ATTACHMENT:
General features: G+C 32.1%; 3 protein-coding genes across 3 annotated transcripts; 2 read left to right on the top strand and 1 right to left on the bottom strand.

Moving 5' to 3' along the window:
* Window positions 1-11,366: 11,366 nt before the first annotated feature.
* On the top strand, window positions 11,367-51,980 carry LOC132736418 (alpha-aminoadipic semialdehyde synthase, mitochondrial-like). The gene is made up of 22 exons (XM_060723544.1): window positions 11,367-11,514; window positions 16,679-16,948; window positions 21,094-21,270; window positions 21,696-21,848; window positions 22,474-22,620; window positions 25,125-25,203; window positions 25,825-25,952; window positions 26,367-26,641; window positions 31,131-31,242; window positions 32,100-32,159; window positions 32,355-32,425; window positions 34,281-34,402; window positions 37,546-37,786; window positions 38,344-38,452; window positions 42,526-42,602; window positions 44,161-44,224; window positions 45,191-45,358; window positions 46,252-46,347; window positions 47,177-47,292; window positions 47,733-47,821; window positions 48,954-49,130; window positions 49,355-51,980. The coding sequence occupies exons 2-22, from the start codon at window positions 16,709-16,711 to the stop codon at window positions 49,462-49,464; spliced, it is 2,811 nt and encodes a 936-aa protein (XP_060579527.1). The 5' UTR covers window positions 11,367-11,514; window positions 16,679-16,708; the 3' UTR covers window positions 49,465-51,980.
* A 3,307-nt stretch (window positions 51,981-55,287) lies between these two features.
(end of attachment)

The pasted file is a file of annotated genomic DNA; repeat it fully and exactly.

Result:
General features: G+C 32.1%; 3 protein-coding genes across 3 annotated transcripts; 2 read left to right on the top strand and 1 right to left on the bottom strand.

Moving 5' to 3' along the window:
* Window positions 1-11,366: 11,366 nt before the first annotated feature.
* On the top strand, window positions 11,367-51,980 carry LOC132736418 (alpha-aminoadipic semialdehyde synthase, mitochondrial-like). The gene is made up of 22 exons (XM_060723544.1): window positions 11,367-11,514; window positions 16,679-16,948; window positions 21,094-21,270; window positions 21,696-21,848; window positions 22,474-22,620; window positions 25,125-25,203; window positions 25,825-25,952; window positions 26,367-26,641; window positions 31,131-31,242; window positions 32,100-32,159; window positions 32,355-32,425; window positions 34,281-34,402; window positions 37,546-37,786; window positions 38,344-38,452; window positions 42,526-42,602; window positions 44,161-44,224; window positions 45,191-45,358; window positions 46,252-46,347; window positions 47,177-47,292; window positions 47,733-47,821; window positions 48,954-49,130; window positions 49,355-51,980. The coding sequence occupies exons 2-22, from the start codon at window positions 16,709-16,711 to the stop codon at window positions 49,462-49,464; spliced, it is 2,811 nt and encodes a 936-aa protein (XP_060579527.1). The 5' UTR covers window positions 11,367-11,514; window positions 16,679-16,708; the 3' UTR covers window positions 49,465-51,980.
* A 3,307-nt stretch (window positions 51,981-55,287) lies between these two features.